Rabbi Leon explained to the family what the tefilin is (a ritual Jewish object used for prayer) and that during the Spanish Inquisition, Jews were forcibly converted to Catholicism. Many of these Jews would continue to secretly practice their Jewish customs and they are termed “crypto-Jews,” or Jews who practiced their rituals in hiding. Jews had already been fleeing Spain for years when they were formally expelled under the Inquisition in 1492. The grandfather of the elderly woman with the tefilin was most likely one of these crypto-Jews who fled or was expelled. His children and grandchildren were Catholics, but he continued to secretly pray every morning in the Jewish tradition. The elderly woman and her daughter had not previously known that their family descended from Sephardic-Hispanic Jews.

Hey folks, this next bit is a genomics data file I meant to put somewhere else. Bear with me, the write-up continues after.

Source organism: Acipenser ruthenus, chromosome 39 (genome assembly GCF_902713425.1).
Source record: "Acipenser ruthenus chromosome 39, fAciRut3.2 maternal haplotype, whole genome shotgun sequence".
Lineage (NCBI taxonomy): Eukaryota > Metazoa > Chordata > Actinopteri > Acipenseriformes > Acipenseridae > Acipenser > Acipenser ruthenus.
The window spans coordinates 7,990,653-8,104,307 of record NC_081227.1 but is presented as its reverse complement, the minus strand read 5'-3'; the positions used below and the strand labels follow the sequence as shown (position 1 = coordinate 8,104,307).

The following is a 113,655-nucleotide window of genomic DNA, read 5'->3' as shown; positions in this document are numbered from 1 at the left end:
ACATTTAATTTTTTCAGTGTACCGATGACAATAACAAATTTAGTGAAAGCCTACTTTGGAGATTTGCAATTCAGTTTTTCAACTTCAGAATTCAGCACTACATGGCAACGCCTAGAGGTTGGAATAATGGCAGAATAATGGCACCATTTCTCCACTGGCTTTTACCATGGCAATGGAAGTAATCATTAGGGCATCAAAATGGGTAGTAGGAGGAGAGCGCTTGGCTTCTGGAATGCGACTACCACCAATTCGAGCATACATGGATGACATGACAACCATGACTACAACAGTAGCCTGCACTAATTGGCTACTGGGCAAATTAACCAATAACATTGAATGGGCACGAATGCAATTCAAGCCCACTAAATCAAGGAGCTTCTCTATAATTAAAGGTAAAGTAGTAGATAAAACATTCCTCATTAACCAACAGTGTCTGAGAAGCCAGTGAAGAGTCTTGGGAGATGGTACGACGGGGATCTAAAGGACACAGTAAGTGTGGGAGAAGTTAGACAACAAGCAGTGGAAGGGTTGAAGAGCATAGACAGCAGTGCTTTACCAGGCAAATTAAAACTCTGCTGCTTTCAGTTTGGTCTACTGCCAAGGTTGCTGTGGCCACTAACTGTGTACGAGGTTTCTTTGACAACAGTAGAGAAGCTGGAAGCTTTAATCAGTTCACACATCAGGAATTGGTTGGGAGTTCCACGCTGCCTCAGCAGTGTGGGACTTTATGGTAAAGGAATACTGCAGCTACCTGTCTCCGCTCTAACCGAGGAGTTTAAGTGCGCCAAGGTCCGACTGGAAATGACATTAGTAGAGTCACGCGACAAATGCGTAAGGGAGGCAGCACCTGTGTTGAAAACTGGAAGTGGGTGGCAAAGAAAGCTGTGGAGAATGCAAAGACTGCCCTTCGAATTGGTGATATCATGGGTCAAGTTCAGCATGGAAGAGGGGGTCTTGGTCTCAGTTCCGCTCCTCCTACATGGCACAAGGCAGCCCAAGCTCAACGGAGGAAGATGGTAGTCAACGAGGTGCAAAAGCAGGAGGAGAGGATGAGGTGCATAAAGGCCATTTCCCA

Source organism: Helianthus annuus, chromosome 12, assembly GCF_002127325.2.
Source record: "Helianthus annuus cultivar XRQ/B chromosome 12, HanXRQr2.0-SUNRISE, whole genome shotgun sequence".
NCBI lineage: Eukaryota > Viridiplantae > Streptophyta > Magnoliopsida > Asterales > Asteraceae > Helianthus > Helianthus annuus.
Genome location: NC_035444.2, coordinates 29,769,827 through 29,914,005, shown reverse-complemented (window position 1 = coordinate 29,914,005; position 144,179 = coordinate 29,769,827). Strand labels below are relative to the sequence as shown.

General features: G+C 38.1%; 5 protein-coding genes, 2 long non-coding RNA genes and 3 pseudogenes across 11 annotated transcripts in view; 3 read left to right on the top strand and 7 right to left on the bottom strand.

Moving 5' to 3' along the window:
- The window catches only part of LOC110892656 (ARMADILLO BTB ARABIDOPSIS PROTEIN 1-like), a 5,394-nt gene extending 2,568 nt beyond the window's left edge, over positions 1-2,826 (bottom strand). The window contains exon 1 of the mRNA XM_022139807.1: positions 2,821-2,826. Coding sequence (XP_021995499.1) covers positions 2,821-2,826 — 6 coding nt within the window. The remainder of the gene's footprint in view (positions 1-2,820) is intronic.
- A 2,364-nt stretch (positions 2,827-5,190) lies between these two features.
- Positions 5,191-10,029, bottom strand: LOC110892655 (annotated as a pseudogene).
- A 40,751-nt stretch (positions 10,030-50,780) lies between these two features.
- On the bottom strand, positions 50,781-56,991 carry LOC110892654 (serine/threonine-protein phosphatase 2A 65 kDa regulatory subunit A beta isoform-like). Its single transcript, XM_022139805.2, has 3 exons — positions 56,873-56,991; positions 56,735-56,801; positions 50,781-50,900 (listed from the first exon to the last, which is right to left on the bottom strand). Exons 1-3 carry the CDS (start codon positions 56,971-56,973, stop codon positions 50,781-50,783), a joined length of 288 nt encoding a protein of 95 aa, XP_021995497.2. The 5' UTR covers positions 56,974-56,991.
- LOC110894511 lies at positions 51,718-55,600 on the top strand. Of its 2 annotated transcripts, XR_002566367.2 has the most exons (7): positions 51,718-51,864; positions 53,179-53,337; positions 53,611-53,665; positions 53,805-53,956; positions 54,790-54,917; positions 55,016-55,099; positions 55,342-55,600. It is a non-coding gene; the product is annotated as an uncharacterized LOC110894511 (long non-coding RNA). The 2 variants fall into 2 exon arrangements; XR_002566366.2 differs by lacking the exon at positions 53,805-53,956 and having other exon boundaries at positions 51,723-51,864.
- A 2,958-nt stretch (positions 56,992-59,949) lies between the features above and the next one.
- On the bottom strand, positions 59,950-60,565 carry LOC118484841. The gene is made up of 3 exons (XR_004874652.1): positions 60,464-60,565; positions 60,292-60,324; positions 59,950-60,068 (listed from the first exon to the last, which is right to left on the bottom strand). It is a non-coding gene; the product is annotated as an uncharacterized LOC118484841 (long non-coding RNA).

El Paso is one of the places where many of the descendants of Jews fleeing the Spanish Inquisition ultimately found refuge. (Another is Juarez, Mexico.) Rabbi Leon has encountered hundreds of Jews who came to El Paso through Mexico, and a surprising number of them did not realize that their family was Jewish until some event revealed the truth to them, as it did for the family of the elderly woman with the tefilin.

Rabbi Leon has had Catholic Mexican immigrants come to him to ask the meaning of tefilin or of a magen david (Star of David) necklace or of a tallis (prayer shawl) that they inherited and they are shocked when they put the pieces together and realize that their grandparents or great-grandparents were forcibly converted and that they are, in fact, of Jewish heritage. He has had Catholic Mexican immigrants come to him after the death of an elderly grandmother to ask if he can explain why she lit candles every Friday night. (This has happened rather frequently. It seems that lighting Sabbath candles was one of the last vestiges of the religion to which these crypto-Jews clung.)